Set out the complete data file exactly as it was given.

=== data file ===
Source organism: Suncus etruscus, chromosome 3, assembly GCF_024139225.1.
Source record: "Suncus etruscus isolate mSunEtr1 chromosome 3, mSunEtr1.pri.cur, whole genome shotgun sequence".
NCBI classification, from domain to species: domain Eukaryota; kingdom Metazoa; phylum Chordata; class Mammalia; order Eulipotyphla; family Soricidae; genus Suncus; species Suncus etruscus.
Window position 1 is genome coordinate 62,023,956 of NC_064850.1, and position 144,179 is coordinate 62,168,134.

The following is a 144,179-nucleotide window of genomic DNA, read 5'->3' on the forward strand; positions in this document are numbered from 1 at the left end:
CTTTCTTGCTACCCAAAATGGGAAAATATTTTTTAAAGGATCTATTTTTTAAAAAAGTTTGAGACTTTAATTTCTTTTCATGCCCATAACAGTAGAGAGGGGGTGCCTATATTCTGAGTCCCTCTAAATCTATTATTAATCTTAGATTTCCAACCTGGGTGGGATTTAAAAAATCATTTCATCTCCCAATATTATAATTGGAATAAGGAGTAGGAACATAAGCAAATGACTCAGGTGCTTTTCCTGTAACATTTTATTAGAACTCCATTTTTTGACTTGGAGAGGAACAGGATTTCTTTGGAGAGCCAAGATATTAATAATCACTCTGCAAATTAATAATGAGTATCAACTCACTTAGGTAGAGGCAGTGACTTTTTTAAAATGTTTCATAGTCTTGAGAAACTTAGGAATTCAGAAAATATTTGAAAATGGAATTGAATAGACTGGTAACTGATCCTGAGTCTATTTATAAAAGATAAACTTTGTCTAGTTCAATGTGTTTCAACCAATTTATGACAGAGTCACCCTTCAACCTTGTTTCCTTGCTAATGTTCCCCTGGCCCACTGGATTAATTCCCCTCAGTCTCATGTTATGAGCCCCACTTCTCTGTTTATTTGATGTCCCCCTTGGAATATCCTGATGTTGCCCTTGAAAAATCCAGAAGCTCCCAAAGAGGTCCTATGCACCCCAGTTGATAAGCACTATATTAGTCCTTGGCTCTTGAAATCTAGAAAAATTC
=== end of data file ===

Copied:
Source organism: Suncus etruscus, chromosome 3, assembly GCF_024139225.1.
Source record: "Suncus etruscus isolate mSunEtr1 chromosome 3, mSunEtr1.pri.cur, whole genome shotgun sequence".
NCBI classification, from domain to species: domain Eukaryota; kingdom Metazoa; phylum Chordata; class Mammalia; order Eulipotyphla; family Soricidae; genus Suncus; species Suncus etruscus.
Window position 1 is genome coordinate 62,023,956 of NC_064850.1, and position 144,179 is coordinate 62,168,134.

The following is a 144,179-nucleotide window of genomic DNA, read 5'->3' on the forward strand; positions in this document are numbered from 1 at the left end:
CTTTCTTGCTACCCAAAATGGGAAAATATTTTTTAAAGGATCTATTTTTTAAAAAAGTTTGAGACTTTAATTTCTTTTCATGCCCATAACAGTAGAGAGGGGGTGCCTATATTCTGAGTCCCTCTAAATCTATTATTAATCTTAGATTTCCAACCTGGGTGGGATTTAAAAAATCATTTCATCTCCCAATATTATAATTGGAATAAGGAGTAGGAACATAAGCAAATGACTCAGGTGCTTTTCCTGTAACATTTTATTAGAACTCCATTTTTTGACTTGGAGAGGAACAGGATTTCTTTGGAGAGCCAAGATATTAATAATCACTCTGCAAATTAATAATGAGTATCAACTCACTTAGGTAGAGGCAGTGACTTTTTTAAAATGTTTCATAGTCTTGAGAAACTTAGGAATTCAGAAAATATTTGAAAATGGAATTGAATAGACTGGTAACTGATCCTGAGTCTATTTATAAAAGATAAACTTTGTCTAGTTCAATGTGTTTCAACCAATTTATGACAGAGTCACCCTTCAACCTTGTTTCCTTGCTAATGTTCCCCTGGCCCACTGGATTAATTCCCCTCAGTCTCATGTTATGAGCCCCACTTCTCTGTTTATTTGATGTCCCCCTTGGAATATCCTGATGTTGCCCTTGAAAAATCCAGAAGCTCCCAAAGAGGTCCTATGCACCCCAGTTGATAAGCACTATATTAGTCCTTGGCTCTTGAAATCTAGAAAAATTC